However, it only took a few arrests after an act in solidarity with the resistance in Vietnam for the trigger of an avalanche to be triggered. Afterwards, just over a hundred students from the University of Paris-X, in Nanterre, on the outskirts of Paris, occupied the University Council room. The student movement was engaged in a campaign against higher education reform. But they were not indifferent to the spectacular repercussions of the Tet Offensive, which managed to hoist the Viet Cong flag on the roof of the American embassy in Saigon.

The occupation extended to the Sorbonne, and the reactionary and arrogance of Charles De Gaulle's government – ​​an always explosive mixture – led him to commit the provocation of throwing the police over the Latin Quarter (the Latin Quarter of Paris, in the heart of the capital). They were unable, despite an apocalyptic pitched battle, to dislodge the mass of students defending themselves in improvised barricades. The spirit of the revolutionary days of 1848 and 1871 seemed to have been resurrected. A new student movement took to the streets in 1968 and, surprisingly, their flags were red.

When the repression showed the true face of the De Gaulle government – ​​and, without a mask, what was seen was appalling –, the students went to the doors of the factories to ask for the support of the proletariat. They thrilled France and stunned the world. They fired the spirit of the popular majority with their political imagination. They subverted Paris. The walls of the city, which was the cultural capital of bourgeois civilization, were covered with graffiti that were at once irreverent and rebellious, satirical and riotous, such as: merchandise is the opium of the people, revolution is the ecstasy of history; Be realistic, demand the impossible! (Soyez réalistes, demandez l'impossible!); Let's leave the fear of red to animals with horns! (Laissonz la peur du rouge aux bêtes à cornes!) Run comrade, the old world is after you! (Cours camarade, the world is derriére toi!); Walls have ears, your ears have walls! (Les murs ont des oreilles, vos oreilles ont des murs!); Respect is lost, don't go looking for it! (Le respect se perd, n'allez pas le rechercher!).

A few days later, something like a million people paraded through the streets of Paris in solidarity with the students and against the government. It was a political earthquake that announced that a tsunami was about to arrive: the country went on an indefinite general strike, therefore, a political general strike, but a headless one, without a proposal for a political way out of the crisis.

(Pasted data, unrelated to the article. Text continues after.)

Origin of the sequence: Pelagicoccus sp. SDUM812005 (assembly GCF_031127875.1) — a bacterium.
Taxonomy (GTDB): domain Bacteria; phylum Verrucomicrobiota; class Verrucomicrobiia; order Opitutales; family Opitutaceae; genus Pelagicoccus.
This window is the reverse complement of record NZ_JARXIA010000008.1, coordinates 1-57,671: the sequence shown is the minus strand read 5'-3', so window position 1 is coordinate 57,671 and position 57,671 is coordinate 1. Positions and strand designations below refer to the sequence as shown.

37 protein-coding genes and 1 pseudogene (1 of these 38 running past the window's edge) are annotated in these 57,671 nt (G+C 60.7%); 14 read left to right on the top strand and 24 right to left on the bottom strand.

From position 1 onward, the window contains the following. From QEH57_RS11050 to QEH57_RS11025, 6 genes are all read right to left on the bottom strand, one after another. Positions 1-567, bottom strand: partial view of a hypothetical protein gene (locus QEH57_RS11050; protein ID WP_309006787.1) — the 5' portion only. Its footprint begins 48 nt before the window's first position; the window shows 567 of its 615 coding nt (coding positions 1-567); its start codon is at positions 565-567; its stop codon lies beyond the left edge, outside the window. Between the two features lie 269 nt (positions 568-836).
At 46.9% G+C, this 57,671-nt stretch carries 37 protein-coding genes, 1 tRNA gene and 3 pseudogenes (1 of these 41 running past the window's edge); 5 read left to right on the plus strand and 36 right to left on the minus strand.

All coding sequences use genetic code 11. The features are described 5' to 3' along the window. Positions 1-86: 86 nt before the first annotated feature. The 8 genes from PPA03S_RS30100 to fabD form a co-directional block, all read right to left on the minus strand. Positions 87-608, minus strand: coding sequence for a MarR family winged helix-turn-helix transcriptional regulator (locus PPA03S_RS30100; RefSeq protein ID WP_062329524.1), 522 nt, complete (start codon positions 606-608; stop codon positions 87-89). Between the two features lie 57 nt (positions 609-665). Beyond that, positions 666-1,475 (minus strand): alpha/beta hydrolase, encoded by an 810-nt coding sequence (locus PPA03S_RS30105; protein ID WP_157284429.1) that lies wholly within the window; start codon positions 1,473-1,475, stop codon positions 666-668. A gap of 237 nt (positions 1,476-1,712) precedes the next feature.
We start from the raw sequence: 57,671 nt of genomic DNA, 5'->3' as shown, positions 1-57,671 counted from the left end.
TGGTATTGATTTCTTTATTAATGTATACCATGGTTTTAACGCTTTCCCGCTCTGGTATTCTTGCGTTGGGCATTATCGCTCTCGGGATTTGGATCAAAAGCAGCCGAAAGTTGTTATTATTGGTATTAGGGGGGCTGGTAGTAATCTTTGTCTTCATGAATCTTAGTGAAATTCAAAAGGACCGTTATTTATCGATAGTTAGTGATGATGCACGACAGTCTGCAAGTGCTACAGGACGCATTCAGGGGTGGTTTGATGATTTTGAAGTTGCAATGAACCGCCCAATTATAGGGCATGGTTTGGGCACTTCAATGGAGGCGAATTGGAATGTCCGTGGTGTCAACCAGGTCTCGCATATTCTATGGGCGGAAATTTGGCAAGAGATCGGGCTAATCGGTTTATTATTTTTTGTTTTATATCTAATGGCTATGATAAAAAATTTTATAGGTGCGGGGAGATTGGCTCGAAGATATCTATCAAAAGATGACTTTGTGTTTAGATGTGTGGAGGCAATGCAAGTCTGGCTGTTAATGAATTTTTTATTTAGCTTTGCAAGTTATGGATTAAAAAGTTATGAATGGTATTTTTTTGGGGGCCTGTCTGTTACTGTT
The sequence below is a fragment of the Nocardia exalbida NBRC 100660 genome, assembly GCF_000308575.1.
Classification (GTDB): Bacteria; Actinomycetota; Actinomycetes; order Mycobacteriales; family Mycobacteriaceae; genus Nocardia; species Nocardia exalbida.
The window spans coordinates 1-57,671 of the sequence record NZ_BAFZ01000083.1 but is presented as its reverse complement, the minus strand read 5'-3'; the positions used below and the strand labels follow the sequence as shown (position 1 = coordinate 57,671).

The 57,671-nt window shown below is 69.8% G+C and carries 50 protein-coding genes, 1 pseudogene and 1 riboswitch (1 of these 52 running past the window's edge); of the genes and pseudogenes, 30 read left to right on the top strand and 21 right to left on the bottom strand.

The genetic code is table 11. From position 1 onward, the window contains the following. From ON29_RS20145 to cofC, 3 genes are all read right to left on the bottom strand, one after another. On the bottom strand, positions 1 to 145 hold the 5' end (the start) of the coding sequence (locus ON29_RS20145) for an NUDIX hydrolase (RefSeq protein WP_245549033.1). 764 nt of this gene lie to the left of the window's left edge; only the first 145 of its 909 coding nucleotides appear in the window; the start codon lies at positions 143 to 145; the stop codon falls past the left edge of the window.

The movement did not even raise a clear proposal to overthrow the government. The French Communist Party was one of the most powerful in the world. Its hegemony in the organized working class was almost monolithic. And the Communist Party leadership was committed to the Yalta and Potsdam agreements and the division of areas of influence. Any expectation of regeneration of the Stalinist apparatus was buried in May 1968 in Paris. It was an irrefutable historical lesson. Bureaucratic apparatuses, even when implanted in the working class, are irrecoverable.

Not by chance, at the height of the process, Charles De Gaulle fled to a French military air base in Baden-Baden in Germany. Historians traditionally divide the May 1968 course into three phases, a “student period” from May 3 to May 13; a “social period” from 13th to 27th May (date of the Grenelle agreements, negotiated between Pompidou, the Prime Minister and the union leaders, but rejected at the base), and a “political period” from 27th May to 30th June (date of the legislative elections).

Upon returning from Baden-Baden, Charles De Gaulle resumed the initiative by decreeing the dissolution of the National Assembly and calling elections. A reactionary Gaullist tide, expressing the reaction of deep petty-bourgeois France against the red Paris, guarantees a victory for the regime in the early elections of June 30th. The strikes gradually cease during June, and the Sorbonne in Paris is evacuated by the police.

This is not 1968, Macron is not de Gaulle, the French working class comes from a long period of slow but uninterrupted accumulation of loss of rights, and the main political and social opposition force is the extreme right.

But how can we not be moved by hundreds of thousands parading through Paris, supported by tens of millions, singing the Internationale and raising red flags?

*Valério Arcary is a retired professor at IFSP. Author, among other books, of No one said it would be Easy (boitempo).